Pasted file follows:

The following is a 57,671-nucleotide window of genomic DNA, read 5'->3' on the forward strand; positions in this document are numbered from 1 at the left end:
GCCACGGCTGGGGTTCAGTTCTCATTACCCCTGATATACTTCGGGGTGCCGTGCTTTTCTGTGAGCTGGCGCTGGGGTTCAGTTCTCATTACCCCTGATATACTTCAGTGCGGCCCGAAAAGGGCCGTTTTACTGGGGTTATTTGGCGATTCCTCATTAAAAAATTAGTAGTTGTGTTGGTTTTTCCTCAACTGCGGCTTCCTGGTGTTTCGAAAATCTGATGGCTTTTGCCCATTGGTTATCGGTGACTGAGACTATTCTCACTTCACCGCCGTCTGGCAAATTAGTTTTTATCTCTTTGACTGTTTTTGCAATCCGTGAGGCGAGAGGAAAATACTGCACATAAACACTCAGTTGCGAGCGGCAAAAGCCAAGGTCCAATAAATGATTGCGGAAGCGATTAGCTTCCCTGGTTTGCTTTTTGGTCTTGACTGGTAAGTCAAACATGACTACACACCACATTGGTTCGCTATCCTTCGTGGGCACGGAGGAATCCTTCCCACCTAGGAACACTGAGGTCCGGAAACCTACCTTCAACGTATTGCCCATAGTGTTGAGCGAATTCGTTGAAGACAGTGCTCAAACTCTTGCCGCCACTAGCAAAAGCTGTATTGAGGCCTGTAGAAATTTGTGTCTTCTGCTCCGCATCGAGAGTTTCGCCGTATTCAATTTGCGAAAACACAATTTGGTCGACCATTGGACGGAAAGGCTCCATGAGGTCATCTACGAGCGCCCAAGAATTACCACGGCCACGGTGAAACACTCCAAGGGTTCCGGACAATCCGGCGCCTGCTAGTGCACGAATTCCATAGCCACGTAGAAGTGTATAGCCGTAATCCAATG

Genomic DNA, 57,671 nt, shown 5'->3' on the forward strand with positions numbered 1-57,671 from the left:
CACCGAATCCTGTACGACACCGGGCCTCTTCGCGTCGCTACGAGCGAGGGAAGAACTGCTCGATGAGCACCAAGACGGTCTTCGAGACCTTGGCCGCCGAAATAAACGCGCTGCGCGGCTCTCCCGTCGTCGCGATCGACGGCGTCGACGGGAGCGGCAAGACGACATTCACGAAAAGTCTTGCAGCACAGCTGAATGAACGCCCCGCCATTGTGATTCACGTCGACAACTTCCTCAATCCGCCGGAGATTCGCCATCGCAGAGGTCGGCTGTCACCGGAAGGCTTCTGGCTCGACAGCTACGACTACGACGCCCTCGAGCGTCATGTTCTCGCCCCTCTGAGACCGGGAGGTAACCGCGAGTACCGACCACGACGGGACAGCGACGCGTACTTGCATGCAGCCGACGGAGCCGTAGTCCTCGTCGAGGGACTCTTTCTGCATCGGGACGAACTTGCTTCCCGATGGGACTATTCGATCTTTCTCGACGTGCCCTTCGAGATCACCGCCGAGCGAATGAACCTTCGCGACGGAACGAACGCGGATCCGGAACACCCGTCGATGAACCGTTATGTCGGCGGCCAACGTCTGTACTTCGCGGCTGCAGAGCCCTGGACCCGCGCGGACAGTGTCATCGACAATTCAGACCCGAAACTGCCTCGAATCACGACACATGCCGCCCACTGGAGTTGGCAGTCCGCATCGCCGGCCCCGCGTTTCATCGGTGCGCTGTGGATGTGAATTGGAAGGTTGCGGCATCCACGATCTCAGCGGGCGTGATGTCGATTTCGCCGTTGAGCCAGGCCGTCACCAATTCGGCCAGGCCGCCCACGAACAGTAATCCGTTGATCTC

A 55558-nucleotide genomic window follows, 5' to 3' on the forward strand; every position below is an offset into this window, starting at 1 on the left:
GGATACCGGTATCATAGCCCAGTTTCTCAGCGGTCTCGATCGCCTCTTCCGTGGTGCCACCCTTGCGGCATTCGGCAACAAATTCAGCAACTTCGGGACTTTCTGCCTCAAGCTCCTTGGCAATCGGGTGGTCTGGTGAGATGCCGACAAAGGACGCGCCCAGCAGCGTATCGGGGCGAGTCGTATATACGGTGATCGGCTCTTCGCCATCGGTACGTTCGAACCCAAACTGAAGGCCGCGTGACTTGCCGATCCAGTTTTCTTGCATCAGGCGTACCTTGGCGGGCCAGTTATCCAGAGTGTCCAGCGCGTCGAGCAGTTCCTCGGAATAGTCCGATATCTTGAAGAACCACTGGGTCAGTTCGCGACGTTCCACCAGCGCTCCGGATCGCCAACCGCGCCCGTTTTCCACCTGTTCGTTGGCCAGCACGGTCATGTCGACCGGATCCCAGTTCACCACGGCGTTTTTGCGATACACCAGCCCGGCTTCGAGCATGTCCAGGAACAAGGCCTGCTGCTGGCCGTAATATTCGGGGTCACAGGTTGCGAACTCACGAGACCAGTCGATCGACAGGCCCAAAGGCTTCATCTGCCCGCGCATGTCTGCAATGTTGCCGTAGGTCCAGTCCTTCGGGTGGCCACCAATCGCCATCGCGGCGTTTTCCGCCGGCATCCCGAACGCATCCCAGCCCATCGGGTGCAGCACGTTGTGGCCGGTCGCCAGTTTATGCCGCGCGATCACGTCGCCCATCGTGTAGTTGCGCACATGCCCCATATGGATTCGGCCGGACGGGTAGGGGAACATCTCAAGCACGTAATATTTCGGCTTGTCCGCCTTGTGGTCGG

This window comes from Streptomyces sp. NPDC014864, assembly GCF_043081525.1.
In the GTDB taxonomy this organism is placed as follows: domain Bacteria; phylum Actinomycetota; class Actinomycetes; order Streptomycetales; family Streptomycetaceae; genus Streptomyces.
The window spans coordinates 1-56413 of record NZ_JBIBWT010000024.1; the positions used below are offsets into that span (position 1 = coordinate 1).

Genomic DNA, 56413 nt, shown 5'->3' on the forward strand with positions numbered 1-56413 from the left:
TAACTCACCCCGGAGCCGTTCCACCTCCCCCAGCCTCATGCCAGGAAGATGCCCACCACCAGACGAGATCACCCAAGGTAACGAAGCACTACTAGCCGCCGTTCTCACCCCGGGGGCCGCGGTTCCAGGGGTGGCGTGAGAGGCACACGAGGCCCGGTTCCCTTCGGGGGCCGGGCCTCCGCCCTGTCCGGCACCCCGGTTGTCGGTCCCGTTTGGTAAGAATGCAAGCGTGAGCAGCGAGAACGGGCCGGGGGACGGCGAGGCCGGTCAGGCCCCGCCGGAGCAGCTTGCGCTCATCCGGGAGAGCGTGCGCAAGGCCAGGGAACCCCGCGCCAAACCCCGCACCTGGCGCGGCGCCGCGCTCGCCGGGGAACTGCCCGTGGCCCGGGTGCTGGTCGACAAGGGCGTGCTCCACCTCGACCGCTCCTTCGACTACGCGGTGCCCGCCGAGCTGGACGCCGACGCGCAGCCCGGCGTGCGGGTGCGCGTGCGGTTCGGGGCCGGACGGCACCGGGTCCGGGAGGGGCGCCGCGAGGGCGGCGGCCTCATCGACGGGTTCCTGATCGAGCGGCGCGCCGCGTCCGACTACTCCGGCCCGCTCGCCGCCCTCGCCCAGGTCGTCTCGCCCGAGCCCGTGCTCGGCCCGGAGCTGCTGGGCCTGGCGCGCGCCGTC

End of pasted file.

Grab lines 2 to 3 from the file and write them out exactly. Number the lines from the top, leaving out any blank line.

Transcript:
GCCACGGCTGGGGTTCAGTTCTCATTACCCCTGATATACTTCGGGGTGCCGTGCTTTTCTGTGAGCTGGCGCTGGGGTTCAGTTCTCATTACCCCTGATATACTTCAGTGCGGCCCGAAAAGGGCCGTTTTACTGGGGTTATTTGGCGATTCCTCATTAAAAAATTAGTAGTTGTGTTGGTTTTTCCTCAACTGCGGCTTCCTGGTGTTTCGAAAATCTGATGGCTTTTGCCCATTGGTTATCGGTGACTGAGACTATTCTCACTTCACCGCCGTCTGGCAAATTAGTTTTTATCTCTTTGACTGTTTTTGCAATCCGTGAGGCGAGAGGAAAATACTGCACATAAACACTCAGTTGCGAGCGGCAAAAGCCAAGGTCCAATAAATGATTGCGGAAGCGATTAGCTTCCCTGGTTTGCTTTTTGGTCTTGACTGGTAAGTCAAACATGACTACACACCACATTGGTTCGCTATCCTTCGTGGGCACGGAGGAATCCTTCCCACCTAGGAACACTGAGGTCCGGAAACCTACCTTCAACGTATTGCCCATAGTGTTGAGCGAATTCGTTGAAGACAGTGCTCAAACTCTTGCCGCCACTAGCAAAAGCTGTATTGAGGCCTGTAGAAATTTGTGTCTTCTGCTCCGCATCGAGAGTTTCGCCGTATTCAATTTGCGAAAACACAATTTGGTCGACCATTGGACGGAAAGGCTCCATGAGGTCATCTACGAGCGCCCAAGAATTACCACGGCCACGGTGAAACACTCCAAGGGTTCCGGACAATCCGGCGCCTGCTAGTGCACGAATTCCATAGCCACGTAGAAGTGTATAGCCGTAATCCAATG

Genomic DNA, 57,671 nt, shown 5'->3' on the forward strand with positions numbered 1-57,671 from the left: